Early in his training on a new task, you will reward him after every successful repetition. As he begins to excel at the task, you will request more repetitions from him before offering the reward. This goes back to a currency’s value. If you offer too much of it, the currency loses value.
    Every professional trainer has his or her preferred currency, which he will use as his first choice if it happens to be effective with a particular dog. Different trainers favor different methods, and most of the methods work to one degree or another. At Camano Island Kennels, the method we prefer is to develop a dog’s natural willingness to want to please its pack leader. A bribery-type incentive, such as food, would be our last choice. Bribery is not a natural way that dogs choose to motivate each other. Have you ever seen a mother dog teach her puppies things through acts of bribery? We believe developing a dog’s willingness to please results in a stronger, more reliable working attitude because it taps into the dog’s instinctive need to belong to a pack, either canine or human. We believe it develops a better, more reliable work ethic. Most canines are inclined by instinct to perform tasks that their leader, canine or human, sets out for them.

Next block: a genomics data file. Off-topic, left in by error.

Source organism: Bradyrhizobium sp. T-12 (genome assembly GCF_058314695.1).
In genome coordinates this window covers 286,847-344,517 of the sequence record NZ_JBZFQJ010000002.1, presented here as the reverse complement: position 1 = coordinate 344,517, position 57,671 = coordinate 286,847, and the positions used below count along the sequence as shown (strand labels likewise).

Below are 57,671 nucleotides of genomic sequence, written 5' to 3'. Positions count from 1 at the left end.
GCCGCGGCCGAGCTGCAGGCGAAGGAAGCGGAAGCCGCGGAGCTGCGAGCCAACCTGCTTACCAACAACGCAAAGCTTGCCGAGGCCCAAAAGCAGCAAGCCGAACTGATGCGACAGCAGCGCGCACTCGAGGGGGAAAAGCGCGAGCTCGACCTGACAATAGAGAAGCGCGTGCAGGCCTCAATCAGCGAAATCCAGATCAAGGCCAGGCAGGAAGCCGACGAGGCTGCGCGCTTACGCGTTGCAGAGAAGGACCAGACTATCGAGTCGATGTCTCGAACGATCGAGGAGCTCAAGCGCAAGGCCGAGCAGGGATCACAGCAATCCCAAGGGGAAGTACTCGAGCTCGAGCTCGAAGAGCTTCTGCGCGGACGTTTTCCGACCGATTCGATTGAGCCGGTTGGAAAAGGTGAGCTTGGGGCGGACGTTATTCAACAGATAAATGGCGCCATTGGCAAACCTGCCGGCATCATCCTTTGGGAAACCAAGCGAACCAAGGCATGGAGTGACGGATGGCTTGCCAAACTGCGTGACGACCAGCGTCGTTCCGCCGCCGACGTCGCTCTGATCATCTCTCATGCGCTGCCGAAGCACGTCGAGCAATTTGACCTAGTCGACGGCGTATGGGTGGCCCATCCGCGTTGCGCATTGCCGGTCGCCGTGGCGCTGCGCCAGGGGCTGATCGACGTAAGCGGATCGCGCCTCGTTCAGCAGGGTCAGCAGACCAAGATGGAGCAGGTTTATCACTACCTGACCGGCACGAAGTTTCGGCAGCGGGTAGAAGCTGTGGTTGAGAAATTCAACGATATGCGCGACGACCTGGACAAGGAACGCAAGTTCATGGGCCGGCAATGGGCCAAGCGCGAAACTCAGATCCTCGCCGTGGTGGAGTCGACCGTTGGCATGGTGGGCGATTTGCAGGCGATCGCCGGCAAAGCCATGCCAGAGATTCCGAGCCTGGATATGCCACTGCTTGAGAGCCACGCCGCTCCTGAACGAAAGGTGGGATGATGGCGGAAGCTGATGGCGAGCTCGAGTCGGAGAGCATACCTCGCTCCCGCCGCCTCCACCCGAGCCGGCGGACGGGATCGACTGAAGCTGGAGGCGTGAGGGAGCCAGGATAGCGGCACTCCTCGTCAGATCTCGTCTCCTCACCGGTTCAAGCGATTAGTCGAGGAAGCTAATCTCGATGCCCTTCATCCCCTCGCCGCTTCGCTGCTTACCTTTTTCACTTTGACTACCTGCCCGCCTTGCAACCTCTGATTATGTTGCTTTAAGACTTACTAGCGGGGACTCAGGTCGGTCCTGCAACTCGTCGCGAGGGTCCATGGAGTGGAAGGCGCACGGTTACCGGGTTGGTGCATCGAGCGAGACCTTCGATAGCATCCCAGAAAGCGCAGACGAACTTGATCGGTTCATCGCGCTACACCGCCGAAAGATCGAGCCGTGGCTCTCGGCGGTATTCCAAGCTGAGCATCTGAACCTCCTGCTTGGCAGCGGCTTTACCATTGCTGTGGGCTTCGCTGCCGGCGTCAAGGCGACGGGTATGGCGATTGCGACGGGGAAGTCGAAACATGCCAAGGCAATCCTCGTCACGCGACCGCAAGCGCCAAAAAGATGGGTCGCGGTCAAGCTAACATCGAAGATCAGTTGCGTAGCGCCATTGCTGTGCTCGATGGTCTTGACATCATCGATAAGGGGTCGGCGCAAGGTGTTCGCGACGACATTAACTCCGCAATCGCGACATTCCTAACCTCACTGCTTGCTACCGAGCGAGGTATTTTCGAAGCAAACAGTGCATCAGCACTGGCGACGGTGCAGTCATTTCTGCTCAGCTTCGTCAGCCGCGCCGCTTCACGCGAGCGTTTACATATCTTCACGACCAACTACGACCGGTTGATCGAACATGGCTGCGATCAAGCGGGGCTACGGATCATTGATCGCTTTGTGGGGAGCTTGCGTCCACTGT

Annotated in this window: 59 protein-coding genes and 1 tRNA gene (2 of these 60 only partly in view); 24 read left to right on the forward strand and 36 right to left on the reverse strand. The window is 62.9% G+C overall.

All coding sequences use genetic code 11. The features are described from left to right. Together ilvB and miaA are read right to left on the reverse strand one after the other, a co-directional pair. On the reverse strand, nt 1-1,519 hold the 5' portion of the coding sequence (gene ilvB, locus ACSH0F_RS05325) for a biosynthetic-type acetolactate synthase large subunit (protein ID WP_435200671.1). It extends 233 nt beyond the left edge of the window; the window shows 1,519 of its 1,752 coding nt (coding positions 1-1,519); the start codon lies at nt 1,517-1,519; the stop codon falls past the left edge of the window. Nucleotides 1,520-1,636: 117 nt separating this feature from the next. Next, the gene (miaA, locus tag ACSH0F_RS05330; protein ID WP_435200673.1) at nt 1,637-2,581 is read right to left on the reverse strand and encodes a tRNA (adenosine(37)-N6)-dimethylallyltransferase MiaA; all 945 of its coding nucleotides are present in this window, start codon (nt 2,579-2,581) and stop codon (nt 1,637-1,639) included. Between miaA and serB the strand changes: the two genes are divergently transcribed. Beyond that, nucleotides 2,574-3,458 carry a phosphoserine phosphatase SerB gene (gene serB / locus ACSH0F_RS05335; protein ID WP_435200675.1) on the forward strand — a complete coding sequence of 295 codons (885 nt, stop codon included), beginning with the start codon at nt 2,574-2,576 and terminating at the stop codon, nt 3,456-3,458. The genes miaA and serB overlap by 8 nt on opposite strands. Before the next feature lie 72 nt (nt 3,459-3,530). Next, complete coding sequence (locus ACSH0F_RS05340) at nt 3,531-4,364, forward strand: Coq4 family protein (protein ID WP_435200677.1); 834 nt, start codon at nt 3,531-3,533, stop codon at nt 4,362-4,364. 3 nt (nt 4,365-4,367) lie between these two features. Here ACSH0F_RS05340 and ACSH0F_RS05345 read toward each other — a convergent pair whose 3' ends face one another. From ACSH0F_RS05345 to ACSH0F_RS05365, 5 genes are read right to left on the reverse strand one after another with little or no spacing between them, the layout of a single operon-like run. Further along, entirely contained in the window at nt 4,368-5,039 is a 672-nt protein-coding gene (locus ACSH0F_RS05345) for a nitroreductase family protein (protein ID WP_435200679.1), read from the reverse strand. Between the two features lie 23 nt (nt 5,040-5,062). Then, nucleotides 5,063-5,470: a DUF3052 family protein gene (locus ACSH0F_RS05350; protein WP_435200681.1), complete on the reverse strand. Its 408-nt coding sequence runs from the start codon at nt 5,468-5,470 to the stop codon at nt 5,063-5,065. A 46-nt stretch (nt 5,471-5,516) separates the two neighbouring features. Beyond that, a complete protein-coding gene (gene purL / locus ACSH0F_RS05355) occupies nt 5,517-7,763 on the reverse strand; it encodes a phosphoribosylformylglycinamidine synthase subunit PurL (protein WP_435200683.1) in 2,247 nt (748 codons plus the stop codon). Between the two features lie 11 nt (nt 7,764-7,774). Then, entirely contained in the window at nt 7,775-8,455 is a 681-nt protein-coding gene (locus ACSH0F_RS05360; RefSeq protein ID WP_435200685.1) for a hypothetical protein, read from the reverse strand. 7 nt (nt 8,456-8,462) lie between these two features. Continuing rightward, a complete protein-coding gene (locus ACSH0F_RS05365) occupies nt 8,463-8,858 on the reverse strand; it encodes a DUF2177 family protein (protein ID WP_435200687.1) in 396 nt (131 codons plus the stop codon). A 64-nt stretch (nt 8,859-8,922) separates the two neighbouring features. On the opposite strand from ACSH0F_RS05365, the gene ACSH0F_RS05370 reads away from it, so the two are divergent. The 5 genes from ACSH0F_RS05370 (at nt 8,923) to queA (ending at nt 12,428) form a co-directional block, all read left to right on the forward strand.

Another method worthy of mention, because it is used by some trainers, is force. However, we do not favor it. Certainly, we could browbeat a dog into working for us, but it probably would not inspire the attitude in the dog that we think results in the best performance. We prefer that our animals enjoy the work they do, and believe that this results in their doing a better job.
    While we consider our approval the most desirable and effective currency to use most of the time, it may not work in every case. No single currency does. In that event, a trainer must be flexible and resourceful. If you are working, for example, with a very self-assured and independent canine that doesn’t particularly care about pleasing, you will have to find a reward that is more effective with that individual. Perhaps it will be the thrown tennis ball or the brief swim. Perhaps, in a pinch, it even may be food. Remember, however, that no single currency works 100 percent of the time with 100 percent of dogs. Not even food.